Human health, migration, and the goal of equitability

ICRD highlights from day four

8 September 2017, Author: Anu Lannen, CDE

Moderated by Urs Wiesmann, professor emeritus of the Institute of Geography of the University of Bern, the fourth day of ICRD 2017 began with two stimulating keynote speeches, one on global health, and the other on movement of human populations.

Speaking first was David E. Chiriboga, MD/MPH, Department of Medicine, University of Massachusetts Medical School, who offered a provocative international perspective on human well-being, its links to wealth and poverty, and the ambitious target of worldwide sustainable equity in human health. Originally from Ecuador, where he eventually became Minister of Public Health, Mr. Chiriboga described how his civil service as a young man in an impoverished mountain community taught him empathy, informing his later medical work and research. He suggested that pursuit of the sustainable development goals (SDGs) is itself ideally motivated by our collective capacity to empathize with vulnerable people and a corresponding desire to take action to help them. In a series of slides on country-level wealth and health indicators, he made the case that rich countries in the global North are actually poor models for “sustainable” and “replicable” healthy societies, due to their excessive resource use (e.g. fossil fuels) and high costs. Instead, he pointed to an unexpected group of 14 countries that have achieved similarly high average life expectancy (75+ years) with comparatively modest means – as in the case of Costa Rica, for example. Mr. Chiriboga concluded by theorizing a model “equity zone” that might finally enable health for all, based on fairer distribution of global wealth and respect for planetary boundaries.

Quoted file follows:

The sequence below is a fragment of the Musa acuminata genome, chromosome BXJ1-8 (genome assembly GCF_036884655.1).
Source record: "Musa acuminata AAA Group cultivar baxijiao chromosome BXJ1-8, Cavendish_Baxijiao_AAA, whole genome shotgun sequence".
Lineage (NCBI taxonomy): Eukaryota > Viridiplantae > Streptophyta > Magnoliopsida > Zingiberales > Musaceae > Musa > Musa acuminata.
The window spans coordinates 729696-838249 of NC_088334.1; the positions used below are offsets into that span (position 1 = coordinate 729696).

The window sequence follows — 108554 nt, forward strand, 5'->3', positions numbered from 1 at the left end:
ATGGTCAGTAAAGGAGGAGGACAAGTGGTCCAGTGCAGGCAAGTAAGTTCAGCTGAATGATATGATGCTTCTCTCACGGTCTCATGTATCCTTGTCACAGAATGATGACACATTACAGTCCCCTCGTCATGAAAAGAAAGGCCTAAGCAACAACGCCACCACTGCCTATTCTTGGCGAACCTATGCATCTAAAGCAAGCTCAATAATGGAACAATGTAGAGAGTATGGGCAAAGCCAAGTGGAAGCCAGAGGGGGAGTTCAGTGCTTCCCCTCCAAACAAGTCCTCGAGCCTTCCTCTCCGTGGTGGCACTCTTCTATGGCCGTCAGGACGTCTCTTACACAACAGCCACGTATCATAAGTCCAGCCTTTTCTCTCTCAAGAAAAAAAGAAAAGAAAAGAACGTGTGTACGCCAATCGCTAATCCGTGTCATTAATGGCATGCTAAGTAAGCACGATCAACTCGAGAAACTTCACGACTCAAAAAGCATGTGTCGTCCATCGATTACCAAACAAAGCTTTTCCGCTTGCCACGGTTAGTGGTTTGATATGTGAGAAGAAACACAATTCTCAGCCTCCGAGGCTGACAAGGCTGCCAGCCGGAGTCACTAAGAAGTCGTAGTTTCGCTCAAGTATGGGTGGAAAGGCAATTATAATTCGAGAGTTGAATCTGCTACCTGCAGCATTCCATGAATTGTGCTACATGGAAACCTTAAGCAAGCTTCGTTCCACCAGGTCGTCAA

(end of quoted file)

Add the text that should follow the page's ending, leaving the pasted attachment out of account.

David E. Chiriboga, MD, MPH, Department of Medicine, University of Massachusetts Medical School. Photo: Manu Friederich




















In the morning’s second keynote address, Koko Warner of the UN Climate Secretariat focused on how to meet the needs of “people on the move” in an uncertain future shaped by a changing climate. Ms. Warner pointed out that by 2030 as much as 70% of the world’s population could live in urban areas, many close to water bodies that carry risks, for example of flooding, in a destabilized climate. These and other climate threats, such as persistent droughts in certain regions, make it necessary to develop new migration policies capable of enabling secure, documented, humane movements of large population groups in response. Ms. Warner outlined four main mobility patterns captured by current research: people seeking immediate safety from natural hazards; people seeking stable long-term livelihoods; people seeking short- or long-term protection from conflicts; and people seeking new homes in areas projected to remain habitable in the foreseeable future. She rounded out her presentation with a call to move from a crisis-response mode of migration management to one emphasizing “resilience to a variety of stressors”– including comprehensive strategies that encompass planning, preparation, pre-emption, and contingency solutions.